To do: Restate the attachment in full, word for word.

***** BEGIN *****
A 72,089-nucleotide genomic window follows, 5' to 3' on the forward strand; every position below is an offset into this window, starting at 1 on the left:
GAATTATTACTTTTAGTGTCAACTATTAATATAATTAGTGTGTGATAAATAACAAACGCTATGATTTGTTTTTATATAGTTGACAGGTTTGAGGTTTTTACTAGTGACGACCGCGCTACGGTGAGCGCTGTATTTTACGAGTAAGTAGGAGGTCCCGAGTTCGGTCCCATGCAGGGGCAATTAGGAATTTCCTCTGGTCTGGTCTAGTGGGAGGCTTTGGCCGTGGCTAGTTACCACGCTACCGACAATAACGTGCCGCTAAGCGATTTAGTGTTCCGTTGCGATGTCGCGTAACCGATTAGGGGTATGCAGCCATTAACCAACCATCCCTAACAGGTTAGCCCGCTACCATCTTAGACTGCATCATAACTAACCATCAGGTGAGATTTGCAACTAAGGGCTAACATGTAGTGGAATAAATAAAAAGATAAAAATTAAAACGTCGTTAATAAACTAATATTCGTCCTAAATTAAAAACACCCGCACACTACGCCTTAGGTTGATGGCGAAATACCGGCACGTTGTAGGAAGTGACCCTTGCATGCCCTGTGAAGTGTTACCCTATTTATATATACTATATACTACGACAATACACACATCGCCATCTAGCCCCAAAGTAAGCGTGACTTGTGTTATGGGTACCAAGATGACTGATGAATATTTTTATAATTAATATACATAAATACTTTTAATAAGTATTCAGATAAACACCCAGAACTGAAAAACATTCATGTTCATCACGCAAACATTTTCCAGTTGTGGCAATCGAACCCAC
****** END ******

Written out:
A 72,089-nucleotide genomic window follows, 5' to 3' on the forward strand; every position below is an offset into this window, starting at 1 on the left:
GAATTATTACTTTTAGTGTCAACTATTAATATAATTAGTGTGTGATAAATAACAAACGCTATGATTTGTTTTTATATAGTTGACAGGTTTGAGGTTTTTACTAGTGACGACCGCGCTACGGTGAGCGCTGTATTTTACGAGTAAGTAGGAGGTCCCGAGTTCGGTCCCATGCAGGGGCAATTAGGAATTTCCTCTGGTCTGGTCTAGTGGGAGGCTTTGGCCGTGGCTAGTTACCACGCTACCGACAATAACGTGCCGCTAAGCGATTTAGTGTTCCGTTGCGATGTCGCGTAACCGATTAGGGGTATGCAGCCATTAACCAACCATCCCTAACAGGTTAGCCCGCTACCATCTTAGACTGCATCATAACTAACCATCAGGTGAGATTTGCAACTAAGGGCTAACATGTAGTGGAATAAATAAAAAGATAAAAATTAAAACGTCGTTAATAAACTAATATTCGTCCTAAATTAAAAACACCCGCACACTACGCCTTAGGTTGATGGCGAAATACCGGCACGTTGTAGGAAGTGACCCTTGCATGCCCTGTGAAGTGTTACCCTATTTATATATACTATATACTACGACAATACACACATCGCCATCTAGCCCCAAAGTAAGCGTGACTTGTGTTATGGGTACCAAGATGACTGATGAATATTTTTATAATTAATATACATAAATACTTTTAATAAGTATTCAGATAAACACCCAGAACTGAAAAACATTCATGTTCATCACGCAAACATTTTCCAGTTGTGGCAATCGAACCCAC